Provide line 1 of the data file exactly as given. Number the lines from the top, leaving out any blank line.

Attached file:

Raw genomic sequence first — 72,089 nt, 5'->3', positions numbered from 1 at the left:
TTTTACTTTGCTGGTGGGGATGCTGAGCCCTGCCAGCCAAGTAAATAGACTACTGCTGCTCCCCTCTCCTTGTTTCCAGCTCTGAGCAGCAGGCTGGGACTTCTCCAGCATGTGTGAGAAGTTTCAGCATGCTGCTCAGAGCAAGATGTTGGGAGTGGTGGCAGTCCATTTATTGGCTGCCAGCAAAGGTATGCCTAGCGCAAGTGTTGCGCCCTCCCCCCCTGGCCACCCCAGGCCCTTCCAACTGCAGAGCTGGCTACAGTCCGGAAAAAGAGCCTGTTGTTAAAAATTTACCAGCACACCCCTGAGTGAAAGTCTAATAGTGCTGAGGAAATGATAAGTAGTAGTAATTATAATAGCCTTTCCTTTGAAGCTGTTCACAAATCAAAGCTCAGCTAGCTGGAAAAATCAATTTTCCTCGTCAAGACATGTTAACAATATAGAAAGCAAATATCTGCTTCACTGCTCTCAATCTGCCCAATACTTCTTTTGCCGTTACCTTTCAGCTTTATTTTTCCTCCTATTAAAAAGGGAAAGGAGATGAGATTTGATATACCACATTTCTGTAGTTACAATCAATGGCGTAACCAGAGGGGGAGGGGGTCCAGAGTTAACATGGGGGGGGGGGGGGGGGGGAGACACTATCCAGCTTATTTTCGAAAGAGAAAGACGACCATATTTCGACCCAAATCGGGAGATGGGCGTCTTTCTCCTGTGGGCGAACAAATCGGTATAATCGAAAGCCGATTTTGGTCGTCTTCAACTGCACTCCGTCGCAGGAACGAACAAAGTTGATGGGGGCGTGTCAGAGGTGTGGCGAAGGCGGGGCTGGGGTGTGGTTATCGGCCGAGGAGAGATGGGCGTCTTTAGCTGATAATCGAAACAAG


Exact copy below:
Raw genomic sequence first — 72,089 nt, 5'->3', positions numbered from 1 at the left: